I wonder what would happen if you field tested a field test?

Radley Balko’s title shows just how bizarre this is…

Sage, chocolate chip cookies, deodorant, billiards chalk, Dr. Bronner’s Magic Soap, patchouli, spearmint, eucalyptus, breath mints . . . . . . and now, motor oil.

In April, Janet Goodin of Warroad, Minn., was crossing into Canada for an evening of bingo with her daughters when an officer with the Canadian Border Service conducted a routine search of her van. The officer found an old bottle of motor oil, did a field test and told her that it contained heroin. […]

The motor oil was sent to a Canadian federal laboratory, which eventually determined there was no heroin in it. After 12 days behind bars, Goodin was released.

Given how often these field tests false-positive on such a wide range of substances, it is absolutely unconscionable to jail people based solely on field tests.

How do they give 12 days back to this woman?

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7 Responses to I wonder what would happen if you field tested a field test?

  1. pt says:

    yes and I’m sure now her friends, coworkers, family, ect. all think “well, the cops wouldn’t have locked her up for nothing. there must have been SOMETHING there…”

  2. rita says:

    The police show up at your house with this big suitcase, supposedly their “field test kit,” but it looks for all the world more like a portable bar, and with it they can test the residue on a piece of plastic that they dig out of your trash, but when they find actual dope, it’s listed in the inventory of your things they steal as “unknown white powder.” (And their precious dogs can’t smell meth from 6 inches away, either.)

  3. Duncan20903 says:

    A tax exempt $10,000 a day straight out of the arresting agency’s budget wouldn’t cover it, but it would be a good start.
    ——— ——— ——— ——— ——— ——— ——— ———
    I recall reading a news report on July 30th about two guys that were busted in a bass ackward, unsophisticated ex-urban community in flyover country. The local rag’s reporter actually decided to make fun of these two guys because they said that it was they had “fake” merrywanna and the presumptive test said it wasn’t. Oh my, these presumptive tests are never, ever wrong. The give away that the presumptive test is probably wrong in this particular case is the fact that the cops separated the two suspects and both independently said it was “fake” merrywanna.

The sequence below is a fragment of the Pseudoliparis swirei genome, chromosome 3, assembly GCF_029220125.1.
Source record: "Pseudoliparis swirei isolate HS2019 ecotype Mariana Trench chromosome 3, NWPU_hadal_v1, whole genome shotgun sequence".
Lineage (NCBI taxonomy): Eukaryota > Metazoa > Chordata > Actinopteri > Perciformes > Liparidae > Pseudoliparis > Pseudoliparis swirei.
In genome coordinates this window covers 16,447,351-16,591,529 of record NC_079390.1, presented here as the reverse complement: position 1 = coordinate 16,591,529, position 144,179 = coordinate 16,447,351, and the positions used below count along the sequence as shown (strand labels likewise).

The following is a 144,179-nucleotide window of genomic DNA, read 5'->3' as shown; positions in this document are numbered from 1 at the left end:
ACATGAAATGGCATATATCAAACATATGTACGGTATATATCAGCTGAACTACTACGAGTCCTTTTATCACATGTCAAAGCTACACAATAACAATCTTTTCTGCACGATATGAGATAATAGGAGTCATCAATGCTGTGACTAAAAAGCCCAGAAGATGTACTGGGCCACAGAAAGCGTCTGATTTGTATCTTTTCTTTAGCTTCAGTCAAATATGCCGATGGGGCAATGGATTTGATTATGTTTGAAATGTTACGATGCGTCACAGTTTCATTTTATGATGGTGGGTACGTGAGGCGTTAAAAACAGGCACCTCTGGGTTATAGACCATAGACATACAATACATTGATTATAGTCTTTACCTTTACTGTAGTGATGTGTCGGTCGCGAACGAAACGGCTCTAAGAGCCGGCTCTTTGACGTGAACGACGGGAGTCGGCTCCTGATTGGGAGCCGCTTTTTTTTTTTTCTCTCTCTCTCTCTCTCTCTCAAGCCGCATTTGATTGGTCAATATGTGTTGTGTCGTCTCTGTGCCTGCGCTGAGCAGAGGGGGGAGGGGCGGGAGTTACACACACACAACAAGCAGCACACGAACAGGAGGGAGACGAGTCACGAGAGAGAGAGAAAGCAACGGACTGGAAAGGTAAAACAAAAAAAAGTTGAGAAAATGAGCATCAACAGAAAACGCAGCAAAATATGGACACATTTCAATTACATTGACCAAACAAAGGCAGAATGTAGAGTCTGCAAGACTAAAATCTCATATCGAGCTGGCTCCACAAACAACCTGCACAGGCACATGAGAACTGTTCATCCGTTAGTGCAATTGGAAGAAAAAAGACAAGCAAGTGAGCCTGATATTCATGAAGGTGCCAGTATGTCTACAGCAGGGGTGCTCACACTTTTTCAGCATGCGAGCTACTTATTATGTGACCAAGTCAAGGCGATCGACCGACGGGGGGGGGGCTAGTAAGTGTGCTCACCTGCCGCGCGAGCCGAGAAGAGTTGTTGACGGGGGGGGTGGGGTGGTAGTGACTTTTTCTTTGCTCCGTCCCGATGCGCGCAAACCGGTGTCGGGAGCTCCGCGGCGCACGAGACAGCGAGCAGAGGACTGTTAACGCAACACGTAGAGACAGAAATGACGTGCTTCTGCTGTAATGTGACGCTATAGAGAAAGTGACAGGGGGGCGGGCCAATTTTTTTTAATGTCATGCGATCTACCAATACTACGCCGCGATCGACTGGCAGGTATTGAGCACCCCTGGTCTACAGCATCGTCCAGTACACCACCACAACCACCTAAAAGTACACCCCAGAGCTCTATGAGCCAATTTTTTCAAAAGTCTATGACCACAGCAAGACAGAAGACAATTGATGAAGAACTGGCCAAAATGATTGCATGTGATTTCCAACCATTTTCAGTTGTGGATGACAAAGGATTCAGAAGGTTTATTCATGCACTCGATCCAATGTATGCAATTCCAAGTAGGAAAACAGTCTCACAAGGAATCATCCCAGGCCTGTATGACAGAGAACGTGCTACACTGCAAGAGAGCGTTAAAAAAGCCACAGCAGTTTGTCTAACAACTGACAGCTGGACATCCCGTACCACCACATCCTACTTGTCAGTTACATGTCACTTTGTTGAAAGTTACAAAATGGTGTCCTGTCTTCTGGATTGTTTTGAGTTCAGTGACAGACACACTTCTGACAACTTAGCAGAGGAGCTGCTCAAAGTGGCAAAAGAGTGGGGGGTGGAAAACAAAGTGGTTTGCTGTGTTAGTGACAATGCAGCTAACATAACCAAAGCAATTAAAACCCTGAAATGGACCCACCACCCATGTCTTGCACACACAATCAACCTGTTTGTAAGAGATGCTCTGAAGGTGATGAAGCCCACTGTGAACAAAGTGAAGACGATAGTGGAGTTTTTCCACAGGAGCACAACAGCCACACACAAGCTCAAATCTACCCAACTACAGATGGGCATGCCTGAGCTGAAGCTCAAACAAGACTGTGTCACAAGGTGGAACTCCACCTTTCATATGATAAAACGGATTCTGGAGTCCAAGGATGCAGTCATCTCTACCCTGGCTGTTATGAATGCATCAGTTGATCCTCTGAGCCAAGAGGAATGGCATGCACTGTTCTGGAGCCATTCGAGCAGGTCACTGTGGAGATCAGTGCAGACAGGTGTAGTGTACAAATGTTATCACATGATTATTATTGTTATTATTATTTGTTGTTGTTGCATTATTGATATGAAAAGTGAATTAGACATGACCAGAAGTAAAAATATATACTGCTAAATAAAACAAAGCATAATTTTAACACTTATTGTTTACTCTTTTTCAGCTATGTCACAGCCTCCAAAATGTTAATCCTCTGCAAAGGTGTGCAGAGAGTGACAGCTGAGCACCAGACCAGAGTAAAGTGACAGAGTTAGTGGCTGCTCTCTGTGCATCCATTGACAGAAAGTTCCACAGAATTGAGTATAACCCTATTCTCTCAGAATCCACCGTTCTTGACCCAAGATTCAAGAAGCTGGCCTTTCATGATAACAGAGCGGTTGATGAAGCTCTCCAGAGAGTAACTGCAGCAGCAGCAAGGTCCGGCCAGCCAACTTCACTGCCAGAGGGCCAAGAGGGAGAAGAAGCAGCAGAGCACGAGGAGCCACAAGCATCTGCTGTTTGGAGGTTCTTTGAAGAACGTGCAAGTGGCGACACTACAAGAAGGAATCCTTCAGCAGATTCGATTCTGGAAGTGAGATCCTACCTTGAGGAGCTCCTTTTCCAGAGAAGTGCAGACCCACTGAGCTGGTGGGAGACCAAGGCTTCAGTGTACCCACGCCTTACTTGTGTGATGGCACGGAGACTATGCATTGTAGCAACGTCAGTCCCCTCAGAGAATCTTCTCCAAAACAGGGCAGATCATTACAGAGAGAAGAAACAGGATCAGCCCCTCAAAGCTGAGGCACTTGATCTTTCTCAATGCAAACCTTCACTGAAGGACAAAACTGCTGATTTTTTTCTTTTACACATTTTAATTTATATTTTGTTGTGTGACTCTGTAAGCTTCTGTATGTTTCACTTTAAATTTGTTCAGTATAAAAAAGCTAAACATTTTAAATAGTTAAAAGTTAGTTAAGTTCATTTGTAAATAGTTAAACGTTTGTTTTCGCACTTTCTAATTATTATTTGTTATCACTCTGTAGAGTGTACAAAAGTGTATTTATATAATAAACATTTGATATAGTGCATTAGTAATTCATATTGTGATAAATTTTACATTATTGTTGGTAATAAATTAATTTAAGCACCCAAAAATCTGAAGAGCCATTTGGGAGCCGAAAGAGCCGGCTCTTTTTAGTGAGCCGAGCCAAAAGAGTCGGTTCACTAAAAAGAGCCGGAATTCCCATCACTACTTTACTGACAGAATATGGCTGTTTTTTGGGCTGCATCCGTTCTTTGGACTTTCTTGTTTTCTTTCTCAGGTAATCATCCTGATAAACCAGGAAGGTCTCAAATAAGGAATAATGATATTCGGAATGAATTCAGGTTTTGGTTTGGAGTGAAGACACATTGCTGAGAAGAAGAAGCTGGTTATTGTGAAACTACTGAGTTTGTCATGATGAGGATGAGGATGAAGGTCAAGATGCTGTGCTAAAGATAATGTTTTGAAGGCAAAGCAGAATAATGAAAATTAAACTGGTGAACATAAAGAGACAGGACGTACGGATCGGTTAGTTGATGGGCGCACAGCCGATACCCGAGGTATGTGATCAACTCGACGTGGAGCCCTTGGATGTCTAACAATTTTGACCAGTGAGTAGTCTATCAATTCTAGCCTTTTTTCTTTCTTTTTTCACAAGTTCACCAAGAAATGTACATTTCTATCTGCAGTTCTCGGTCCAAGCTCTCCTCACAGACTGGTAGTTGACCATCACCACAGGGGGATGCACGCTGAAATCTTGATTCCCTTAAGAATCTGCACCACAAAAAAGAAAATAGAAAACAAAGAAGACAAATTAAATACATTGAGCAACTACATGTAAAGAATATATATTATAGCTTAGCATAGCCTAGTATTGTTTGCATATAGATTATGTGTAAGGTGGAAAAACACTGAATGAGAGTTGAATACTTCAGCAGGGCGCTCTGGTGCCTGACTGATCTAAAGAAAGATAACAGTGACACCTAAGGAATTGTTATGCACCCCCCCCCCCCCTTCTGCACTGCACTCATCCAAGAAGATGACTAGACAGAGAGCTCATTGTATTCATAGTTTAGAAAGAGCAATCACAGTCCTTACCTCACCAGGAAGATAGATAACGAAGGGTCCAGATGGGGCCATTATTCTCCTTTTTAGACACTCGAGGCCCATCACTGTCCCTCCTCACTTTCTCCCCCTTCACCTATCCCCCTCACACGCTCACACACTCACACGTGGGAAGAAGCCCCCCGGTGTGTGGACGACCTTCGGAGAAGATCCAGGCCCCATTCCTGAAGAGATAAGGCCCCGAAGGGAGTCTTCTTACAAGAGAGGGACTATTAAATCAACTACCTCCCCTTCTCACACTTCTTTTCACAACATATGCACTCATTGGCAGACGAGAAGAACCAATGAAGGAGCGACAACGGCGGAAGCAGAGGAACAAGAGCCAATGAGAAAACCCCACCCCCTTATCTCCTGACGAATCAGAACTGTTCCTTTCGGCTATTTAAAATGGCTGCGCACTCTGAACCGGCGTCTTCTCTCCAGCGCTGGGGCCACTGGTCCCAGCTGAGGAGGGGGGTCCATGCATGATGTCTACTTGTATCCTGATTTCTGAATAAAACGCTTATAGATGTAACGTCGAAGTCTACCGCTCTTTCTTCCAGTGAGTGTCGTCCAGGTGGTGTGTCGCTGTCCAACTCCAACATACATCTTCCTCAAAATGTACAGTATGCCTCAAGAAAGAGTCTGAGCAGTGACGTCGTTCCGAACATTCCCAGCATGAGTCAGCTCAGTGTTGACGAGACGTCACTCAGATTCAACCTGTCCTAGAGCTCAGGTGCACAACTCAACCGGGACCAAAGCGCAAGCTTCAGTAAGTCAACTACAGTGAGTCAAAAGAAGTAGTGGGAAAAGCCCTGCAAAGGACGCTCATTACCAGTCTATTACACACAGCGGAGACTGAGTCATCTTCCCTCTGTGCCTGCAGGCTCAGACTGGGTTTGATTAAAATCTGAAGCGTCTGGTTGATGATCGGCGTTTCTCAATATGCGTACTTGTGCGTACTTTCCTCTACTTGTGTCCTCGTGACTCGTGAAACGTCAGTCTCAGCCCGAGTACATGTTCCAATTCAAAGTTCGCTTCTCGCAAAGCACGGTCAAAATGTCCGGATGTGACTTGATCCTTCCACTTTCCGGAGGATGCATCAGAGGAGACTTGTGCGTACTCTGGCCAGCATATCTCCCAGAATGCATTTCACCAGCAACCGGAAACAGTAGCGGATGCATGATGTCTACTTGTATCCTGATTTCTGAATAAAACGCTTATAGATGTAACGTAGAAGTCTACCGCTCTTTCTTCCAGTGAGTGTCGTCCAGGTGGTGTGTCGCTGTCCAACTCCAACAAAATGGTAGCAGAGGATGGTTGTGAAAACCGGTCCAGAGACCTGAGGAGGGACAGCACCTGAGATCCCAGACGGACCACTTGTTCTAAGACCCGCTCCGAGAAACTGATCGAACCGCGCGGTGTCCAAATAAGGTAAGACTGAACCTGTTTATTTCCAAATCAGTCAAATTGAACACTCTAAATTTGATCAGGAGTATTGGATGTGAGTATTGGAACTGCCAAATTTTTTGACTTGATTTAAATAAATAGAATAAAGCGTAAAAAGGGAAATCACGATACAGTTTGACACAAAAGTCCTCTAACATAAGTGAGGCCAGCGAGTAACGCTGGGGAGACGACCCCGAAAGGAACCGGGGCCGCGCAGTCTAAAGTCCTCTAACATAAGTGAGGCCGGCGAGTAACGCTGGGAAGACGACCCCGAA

My money is on the lab tests coming back negative and the charges dismissed.


    Gosh, when they separate suspects and get different stories it’s “proof” of something or other but responses that agree with each other but contradict the perception of LE are obviously to be completely discounted.

    Oh, I see that a couple of these ignorant rednecks also decided to make fun of me because I pointed out that presumptive tests aren’t proof, are often wrong, and aren’t used in court as proof of anything.

    I do hope I’ll manage to stumble across the final results when the actual lab tests come back.

  4. Ben says:

    Another great example of how there is no justice for Americans who are wronged by police.

  5. Paul says:

    “How do they give 12 days back to this woman?”

    Well, they can’t of course, and most of the time they refuse to apologize for their mistakes.

  6. DdC says:

    Field Impairment Testing (FIT)
    FIT 2000 Series
    Impairment Screeners
    30-second test. PMI has developed a unique technology to measure human impairment. It’s proprietary technology can assess whether a person is significantly impaired by fatigue, legal medications, illegal drugs, alcohol, sleep deprivation; alone or in combination.

    PMI has developed a mobile and fixed location device that permits an individual to self-administer a quick, non-invasive assessment test. The technology measures a person’s involuntary eye-reflex reactions to light, and compares key eye measurements to the person’s own baseline. These measurements can be used to track changes in the person’s alertness levels and levels of impairment.

    Critics Sound Alarm Over Secret Drug Tests of Injured Drivers
    The B.C. Civil Liberties Association has raised serious concerns on behalf of 3,000 injured B.C. drivers whose blood will be tested for marijuana without their knowledge for a $1-million study on drugs and driving. full story

    12 Days in Jail Over a Faulty Drug Test
    Warroad woman was held in Canada after a motor oil bottle tested positive for heroin. full story

    Systematic Discrimination Boycott List

  7. DdC says:

    Illinois School District Teachers Strike Over Drug Testing
    Teachers in one Illinois school district went on strike Wednesday after the district failed to remove contract language demanding they submit to random, suspicionless drug testing.

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